McLean, VA, May 11, 2018 --(PR.com
)-- A report released by U.S. Department of Transportation, Federal Highway Administration on August 2017 features Ko-Solar’s retrofit highway solar sound barrier project in Lexington, Massachusetts, first of its kind, and explains how to use photovoltaic noise barriers (PVNBs) to lower noise levels while producing renewable energy.
The report indicates that highway photovoltaic noise barriers (PVNBs) or highway solar sound barriers represent the combination of noise barrier systems and photovoltaic systems to mitigate traffic noise while simultaneously producing renewable energy. First deployed in Switzerland in 1989, PVNBs are now found in several countries where transportation agencies have sought ways to find multiple uses of their infrastructure. The business case for a PVNB often hinges on the availability of subsidies or other incentives that promote the renewable energy market. Although the first highway PVNB is yet to be constructed domestically, at least two State Departments of Transportation are currently working with partners to pursue PVNB pilots in the United States. Given the substantial extent of noise barriers in the country, the potential for solar energy production on American noise barriers is likely at least 400 Gigawatt hours annually, roughly equivalent to the annual electricity use of 37,000 homes, and perhaps much higher.
The report notes that in 2015, Ko-Solar and its partners approached MassDOT to discuss the concept of PVNBs. After two years of coordination and conceptual design work, MassDOT is now working to pilot a PVNB project along Interstate 95 in Lexington, MA. It informs that the project will be a retrofit of an existing noise barrier and will be financed through a public-private partnership and continues: “MassDOT plans to use the results of the pilot, including information about noise impacts, maintenance, cost, and community perception, to determine whether to make the pilot location permanent and whether to expand PVNB use elsewhere in the State. MassDOT considered 25 potential sites for the PVNB pilot, ultimately selecting the Lexington site. The noise barrier, which is on the north side of the highway, is 3,000 feet (~915 m) long, 20 (~6 m) feet tall, and is constructed of reinforced concrete. A critical aspect of the pilot program is to monitor noise levels to understand whether, if at all, the PVNB affects the noise levels that abutters perceive or that occur on the other side of the highway. The racks of solar panels will be installed on the highway side of the barrier, while the side of the barrier facing abutters would not change significantly.”
The report further details “The exact size of the PV module system has not yet been determined, but MassDOT anticipates that if the full length of the noise barrier is used, approximately 650,000 kWh will be generated annually. This would be the equivalent of supplying 120 homes per year with electricity. MassDOT would not incur any capital costs. Although MassDOT is still working out the details of the partnership in the RFP, it is likely that the project would benefit MassDOT by allowing the agency to purchase the electricity at a guaranteed, long-term rate. The developer would likely receive credits under the Massachusetts solar renewable energy credit program or the new Solar Massachusetts Renewable Target (SMART) Program, a renewable energy tariff program. The developer would also likely receive a Federal Solar Investment Tax Credit, which is currently a 30 percent tax credit claimed against the tax liability of residential, commercial, and utility investors in solar energy property.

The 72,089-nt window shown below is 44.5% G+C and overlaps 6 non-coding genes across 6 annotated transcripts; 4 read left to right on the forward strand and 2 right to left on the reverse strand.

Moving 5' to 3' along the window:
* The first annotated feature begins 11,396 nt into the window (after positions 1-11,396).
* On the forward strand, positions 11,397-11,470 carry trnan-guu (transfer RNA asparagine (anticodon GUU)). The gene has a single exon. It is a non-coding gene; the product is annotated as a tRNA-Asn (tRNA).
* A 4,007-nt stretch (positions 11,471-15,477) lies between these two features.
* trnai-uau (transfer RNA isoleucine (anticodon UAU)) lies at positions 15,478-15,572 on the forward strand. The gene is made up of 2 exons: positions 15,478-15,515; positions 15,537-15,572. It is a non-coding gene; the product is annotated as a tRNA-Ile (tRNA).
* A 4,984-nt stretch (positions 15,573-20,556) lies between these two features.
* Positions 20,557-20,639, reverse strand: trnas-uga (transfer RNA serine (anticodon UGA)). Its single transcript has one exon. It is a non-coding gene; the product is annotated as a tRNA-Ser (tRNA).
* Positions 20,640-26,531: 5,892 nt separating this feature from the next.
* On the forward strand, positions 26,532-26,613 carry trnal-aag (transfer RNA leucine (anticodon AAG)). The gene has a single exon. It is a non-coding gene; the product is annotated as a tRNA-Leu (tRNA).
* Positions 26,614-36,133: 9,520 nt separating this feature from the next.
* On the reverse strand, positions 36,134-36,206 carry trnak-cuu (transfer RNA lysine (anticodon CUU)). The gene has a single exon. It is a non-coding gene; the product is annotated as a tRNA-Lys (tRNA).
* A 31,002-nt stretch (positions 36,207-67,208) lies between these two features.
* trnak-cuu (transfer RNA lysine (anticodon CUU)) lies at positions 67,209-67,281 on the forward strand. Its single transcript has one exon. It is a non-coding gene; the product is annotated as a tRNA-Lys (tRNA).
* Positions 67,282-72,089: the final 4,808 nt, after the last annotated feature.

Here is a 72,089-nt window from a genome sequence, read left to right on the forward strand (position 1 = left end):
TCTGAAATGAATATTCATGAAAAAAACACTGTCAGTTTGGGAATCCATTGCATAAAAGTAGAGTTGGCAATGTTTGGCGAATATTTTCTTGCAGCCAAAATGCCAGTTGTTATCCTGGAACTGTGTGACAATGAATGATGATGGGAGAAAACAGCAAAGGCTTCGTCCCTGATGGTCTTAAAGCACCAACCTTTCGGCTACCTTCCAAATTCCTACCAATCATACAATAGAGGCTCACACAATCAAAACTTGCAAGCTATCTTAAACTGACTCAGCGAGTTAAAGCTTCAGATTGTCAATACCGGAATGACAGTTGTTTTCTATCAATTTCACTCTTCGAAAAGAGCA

The report indicates that MassDOT solicited input on the project from abutters and other Lexington residents through letters to those living near the project site, a public meeting, and meetings with other stakeholders, such as Sustainable Lexington, a local advocacy group. Stakeholders raised several concerns before and during the public meeting, including potential changes to noise levels on both sides of the highway concerns by conducting a final noise analysis prior to the solar panel installation; if the analysis finds that negative noise effects are created, the project will not move forward. At the conclusion of the public meeting, MassDOT held a referendum for abutters to vote on the pilot project (abutters not at the meeting were also able to request a ballot). In accordance with noise barrier standards, a two thirds majority in support of the project was needed for it to move forward. All of which were in support of the pilot project.
Other states are also consider applying PBNBs in their highways, consequently, increasing the use of solar energy in transportation areas reducing noise pollution and carbon from the atmosphere while generating funds for local and state agencies.
Ko-Solar; is the leader in full-service transportation-based solar energy systems providing custom design, financing, installation, and monitoring to various private and government entities for highways, railways, bridges, parking areas, ports and transportation facilities. Learn more at: www.ko-solar.com